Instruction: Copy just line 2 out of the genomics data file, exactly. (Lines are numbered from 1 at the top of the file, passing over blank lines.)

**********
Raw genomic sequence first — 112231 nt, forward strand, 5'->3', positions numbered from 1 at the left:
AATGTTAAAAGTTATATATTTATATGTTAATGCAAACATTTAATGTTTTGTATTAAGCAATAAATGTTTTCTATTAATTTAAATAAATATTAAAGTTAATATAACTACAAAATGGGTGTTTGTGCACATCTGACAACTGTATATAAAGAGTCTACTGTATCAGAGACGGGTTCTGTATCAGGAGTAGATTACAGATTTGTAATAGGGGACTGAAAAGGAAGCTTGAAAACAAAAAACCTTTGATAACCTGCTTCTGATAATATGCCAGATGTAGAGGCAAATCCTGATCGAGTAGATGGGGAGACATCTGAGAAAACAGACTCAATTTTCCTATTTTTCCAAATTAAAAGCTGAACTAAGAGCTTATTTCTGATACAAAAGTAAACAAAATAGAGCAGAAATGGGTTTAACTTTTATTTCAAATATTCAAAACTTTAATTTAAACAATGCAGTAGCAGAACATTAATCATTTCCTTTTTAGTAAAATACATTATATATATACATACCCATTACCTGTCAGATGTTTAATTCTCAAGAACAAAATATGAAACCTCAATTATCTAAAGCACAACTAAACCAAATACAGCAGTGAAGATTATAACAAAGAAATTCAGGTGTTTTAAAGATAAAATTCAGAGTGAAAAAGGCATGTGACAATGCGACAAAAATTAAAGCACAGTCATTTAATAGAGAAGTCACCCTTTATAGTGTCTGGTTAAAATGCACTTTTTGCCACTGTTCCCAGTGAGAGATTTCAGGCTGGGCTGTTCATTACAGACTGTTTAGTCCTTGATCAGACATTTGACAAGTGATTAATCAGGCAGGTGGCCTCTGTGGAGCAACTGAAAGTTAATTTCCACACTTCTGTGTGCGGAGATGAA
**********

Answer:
AATGTTAAAAGTTATATATTTATATGTTAATGCAAACATTTAATGTTTTGTATTAAGCAATAAATGTTTTCTATTAATTTAAATAAATATTAAAGTTAATATAACTACAAAATGGGTGTTTGTGCACATCTGACAACTGTATATAAAGAGTCTACTGTATCAGAGACGGGTTCTGTATCAGGAGTAGATTACAGATTTGTAATAGGGGACTGAAAAGGAAGCTTGAAAACAAAAAACCTTTGATAACCTGCTTCTGATAATATGCCAGATGTAGAGGCAAATCCTGATCGAGTAGATGGGGAGACATCTGAGAAAACAGACTCAATTTTCCTATTTTTCCAAATTAAAAGCTGAACTAAGAGCTTATTTCTGATACAAAAGTAAACAAAATAGAGCAGAAATGGGTTTAACTTTTATTTCAAATATTCAAAACTTTAATTTAAACAATGCAGTAGCAGAACATTAATCATTTCCTTTTTAGTAAAATACATTATATATATACATACCCATTACCTGTCAGATGTTTAATTCTCAAGAACAAAATATGAAACCTCAATTATCTAAAGCACAACTAAACCAAATACAGCAGTGAAGATTATAACAAAGAAATTCAGGTGTTTTAAAGATAAAATTCAGAGTGAAAAAGGCATGTGACAATGCGACAAAAATTAAAGCACAGTCATTTAATAGAGAAGTCACCCTTTATAGTGTCTGGTTAAAATGCACTTTTTGCCACTGTTCCCAGTGAGAGATTTCAGGCTGGGCTGTTCATTACAGACTGTTTAGTCCTTGATCAGACATTTGACAAGTGATTAATCAGGCAGGTGGCCTCTGTGGAGCAACTGAAAGTTAATTTCCACACTTCTGTGTGCGGAGATGAA